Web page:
Toxic algae blooms, red tide, chronic sewage spills and agricultural runoff are fouling Florida waterways, creating hazards to humans and marine life and making a smelly mess of waterfront communities once renowned for clean beaches and clean water.
Legislation backed by Gov. Ron DeSantis might decontaminate those polluted waters, but might not, with clean-water advocates fearing that lawmakers will create a paper tiger that won’t accomplish much.
The proposed “Clean Waterways Act” sponsored by Sen. Debbie Mayfield, a Republican from Brevard and Indian River counties, is in the spotlight as lawmakers, special interests, scientists, clean-water activists and pollution-fatigued residents look to the Florida Legislature for long-awaited action.
Her bill is scheduled for debate Thursday in the Senate Appropriations Committee, where citizens will have their last opportunity to publicly comment on the measure before it goes to the full Senate.
Serving as a timely reminder about polluted Florida waters, the state this week fined the City of Fort Lauderdale $1.8 million for multiple pipeline failures that spilled roughly 210 million gallons of sewage into the city’s streets and waterways since December, and as recently as three days ago.
Miami-Dade is in trouble for a series of sewage spills that led to sanctions under a federal-state enforcement action.
That’s just municipal pollution.
Septic tanks, numbering more than 2.5 million and treating about one-third of the state’s wastewater, are another source of pollution. And one of the biggest pollution sources of all is agriculture, one of Florida’s top two economic drivers, which gets the biggest pass in Mayfield’s bill.
This foul concoction, exacerbated by climate change, has fueled massive outbreaks of blue-green algae, brown algae, red tide and other toxins harmful to humans and marine life.
Mindful of this, Mayfield has for two years sponsored water-cleanup measures.
Her district includes parts of Brevard and Indian River counties, where waterways have been fouled by sewage spills and pollution so severe that fish have died en masse and washed ashore in waves several times over the past few years.
Once popular for fishing and recreation, the area has been under a series of no-swim advisories due to hazardous bacteria.
Other such pollution crises are found in Lake Okeechobee, the Caloosahatchee River and the St. Lucie River.
“Any lasting solutions must address aging sewage treatment infrastructure, eliminating wastewater spills, septic to sewer conversions and biosolids,” Mayfield said at a recent legislative committee meeting.
“I look forward to working with Gov. Ron DeSantis and my colleagues to implement these reforms to make cleaner waterways a reality.”
The reforms in Mayfield’s bill this legislative session include:
/Environmental regulation of septic-tank discharges;
/Backup power to keep wastewater systems operating during outages;
/Requiring financial reports that prove whether sanitary sewage disposal facilities are being properly maintained;
/Documentation of fertilizer use to measure compliance with agricultural best practices and the effectiveness of the practices;
/Updated stormwater rules and design criteria to improve the performance of stormwater systems statewide.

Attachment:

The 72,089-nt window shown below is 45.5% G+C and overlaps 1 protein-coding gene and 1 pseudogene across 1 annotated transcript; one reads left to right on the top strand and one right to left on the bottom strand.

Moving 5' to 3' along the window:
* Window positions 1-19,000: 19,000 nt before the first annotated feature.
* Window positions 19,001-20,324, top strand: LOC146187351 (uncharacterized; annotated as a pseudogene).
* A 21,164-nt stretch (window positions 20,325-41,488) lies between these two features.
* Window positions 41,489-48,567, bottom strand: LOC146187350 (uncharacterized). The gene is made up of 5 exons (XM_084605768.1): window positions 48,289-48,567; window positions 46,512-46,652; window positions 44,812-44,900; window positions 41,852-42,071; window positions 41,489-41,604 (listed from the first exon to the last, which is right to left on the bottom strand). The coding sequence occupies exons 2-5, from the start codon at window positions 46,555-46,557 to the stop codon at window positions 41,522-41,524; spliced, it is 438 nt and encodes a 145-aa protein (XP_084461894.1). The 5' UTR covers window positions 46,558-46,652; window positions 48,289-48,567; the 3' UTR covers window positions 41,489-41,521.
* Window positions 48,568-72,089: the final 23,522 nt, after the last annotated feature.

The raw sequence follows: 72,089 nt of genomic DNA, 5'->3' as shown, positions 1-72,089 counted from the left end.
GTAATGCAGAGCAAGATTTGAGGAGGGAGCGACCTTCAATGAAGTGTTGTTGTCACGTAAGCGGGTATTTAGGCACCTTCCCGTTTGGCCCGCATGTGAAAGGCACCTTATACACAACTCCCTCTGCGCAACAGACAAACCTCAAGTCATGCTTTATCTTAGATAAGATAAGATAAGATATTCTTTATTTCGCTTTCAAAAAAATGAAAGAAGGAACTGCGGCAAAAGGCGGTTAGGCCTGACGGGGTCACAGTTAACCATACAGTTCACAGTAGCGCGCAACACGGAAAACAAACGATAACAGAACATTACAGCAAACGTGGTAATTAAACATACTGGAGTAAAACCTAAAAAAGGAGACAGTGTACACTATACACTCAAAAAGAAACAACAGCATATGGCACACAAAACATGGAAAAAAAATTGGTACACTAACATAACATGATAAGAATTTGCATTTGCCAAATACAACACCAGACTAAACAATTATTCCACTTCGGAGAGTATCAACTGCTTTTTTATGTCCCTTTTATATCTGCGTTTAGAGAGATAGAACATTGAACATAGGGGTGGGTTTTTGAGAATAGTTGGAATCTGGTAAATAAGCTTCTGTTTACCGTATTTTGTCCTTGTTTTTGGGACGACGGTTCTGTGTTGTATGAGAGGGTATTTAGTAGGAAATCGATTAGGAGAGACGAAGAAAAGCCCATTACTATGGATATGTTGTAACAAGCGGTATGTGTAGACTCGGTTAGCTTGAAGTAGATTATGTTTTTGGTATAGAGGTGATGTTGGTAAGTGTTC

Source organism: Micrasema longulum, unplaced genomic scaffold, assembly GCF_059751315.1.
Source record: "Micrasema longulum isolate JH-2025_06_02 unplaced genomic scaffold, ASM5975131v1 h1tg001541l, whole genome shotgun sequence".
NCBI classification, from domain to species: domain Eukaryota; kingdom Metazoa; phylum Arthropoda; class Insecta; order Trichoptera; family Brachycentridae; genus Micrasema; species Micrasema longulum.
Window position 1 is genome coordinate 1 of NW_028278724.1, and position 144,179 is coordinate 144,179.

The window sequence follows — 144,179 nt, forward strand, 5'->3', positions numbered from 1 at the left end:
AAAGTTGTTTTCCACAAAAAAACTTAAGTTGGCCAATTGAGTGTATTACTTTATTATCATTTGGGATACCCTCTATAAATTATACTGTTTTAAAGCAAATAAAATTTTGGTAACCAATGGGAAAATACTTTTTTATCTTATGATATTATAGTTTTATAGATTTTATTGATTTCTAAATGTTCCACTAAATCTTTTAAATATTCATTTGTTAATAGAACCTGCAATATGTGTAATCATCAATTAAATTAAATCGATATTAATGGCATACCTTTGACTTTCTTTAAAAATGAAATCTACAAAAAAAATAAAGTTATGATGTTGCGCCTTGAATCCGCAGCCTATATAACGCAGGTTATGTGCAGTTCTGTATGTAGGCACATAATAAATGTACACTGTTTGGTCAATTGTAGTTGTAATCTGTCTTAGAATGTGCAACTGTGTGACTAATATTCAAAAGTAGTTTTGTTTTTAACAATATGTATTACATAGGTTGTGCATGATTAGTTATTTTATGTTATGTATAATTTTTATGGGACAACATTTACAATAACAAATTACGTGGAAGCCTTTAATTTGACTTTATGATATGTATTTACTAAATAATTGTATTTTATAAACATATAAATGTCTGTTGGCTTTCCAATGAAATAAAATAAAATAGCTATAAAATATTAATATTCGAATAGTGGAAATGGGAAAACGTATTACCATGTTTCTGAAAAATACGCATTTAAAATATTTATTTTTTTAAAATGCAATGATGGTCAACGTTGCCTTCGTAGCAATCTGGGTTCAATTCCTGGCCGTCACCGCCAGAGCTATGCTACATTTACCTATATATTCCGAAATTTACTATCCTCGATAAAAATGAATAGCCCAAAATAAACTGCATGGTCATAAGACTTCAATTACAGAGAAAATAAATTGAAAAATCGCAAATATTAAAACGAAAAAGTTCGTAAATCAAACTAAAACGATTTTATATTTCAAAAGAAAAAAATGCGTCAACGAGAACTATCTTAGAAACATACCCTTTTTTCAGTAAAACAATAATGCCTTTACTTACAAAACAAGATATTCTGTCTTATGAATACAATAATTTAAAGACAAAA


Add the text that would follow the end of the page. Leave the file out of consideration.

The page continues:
Florida’s Chief Science Officer Tom Frazer says Mayfield’s bill is the best Florida has seen in years.
“Based on a conscientious and rigorous evaluation, I stand by my statement classifying SB 712 as one of the most progressive pieces of environmental legislation Florida has seen in over decade,” Frazer wrote on Tuesday.
“Furthermore, it is vital to recognize that this bill is part of a multifaceted approach to improving and maintaining the health of our waters for generations, and I look forward to working with [clean-water advocates] to address the tremendous environmental challenges facing our state.”
The Florida Springs Council, Florida Waterkeepers, and Sierra Club of Florida say Mayfield’s bill has good provisions but lacks the fortitude required to appreciably improve water quality.
A key criticism is that the bill relies on agricultural interests to self-monitor runoff that travels from their farmland into downstream waterways.
Mayfield’s bill includes some key recommendations from the state’s Blue-Green Algae Task Force, a panel of university-based scientists. The task force says that runoff is contaminated with fertilizers, livestock waste and sewage byproducts called biosolids that are disposed of on agricultural land.
The runoff carries high concentrations of nitrogen and phosphorous, which are nutrients that function like jet fuel for algae blooms.
The Task Force called for strict compliance of best management practices that protect water quality in key agricultural areas. But that’s not in Mayfield’s bill.
“The Blue-Green Algae Task Force believes the full compliance with the statute is necessary to realize the nutrient reduction benefits” that would clean up the basin enough for the waterway to recover from its polluted state, the task force report says.
That means accurate records, and inspections.
Critics say Mayfield’s bill leaves too much leeway for inaccurate reporting and, thus, insufficient reduction in nutrient runoff.
“Without taking immediate and consequential action to address agricultural pollution, it is a very real possibility that the state will spend millions, or even billions, of taxpayer dollars on water quality projects without any significant benefit to water quality in many basins,” according to water quality groups that have written amendments to strengthen Mayfield’s bill.
The clean-water groups say that while the bill includes good provisions based on the recommendations of the Blue-Green Algae Task Force, too much of it is based on practices favored by polluters and already proven to fail.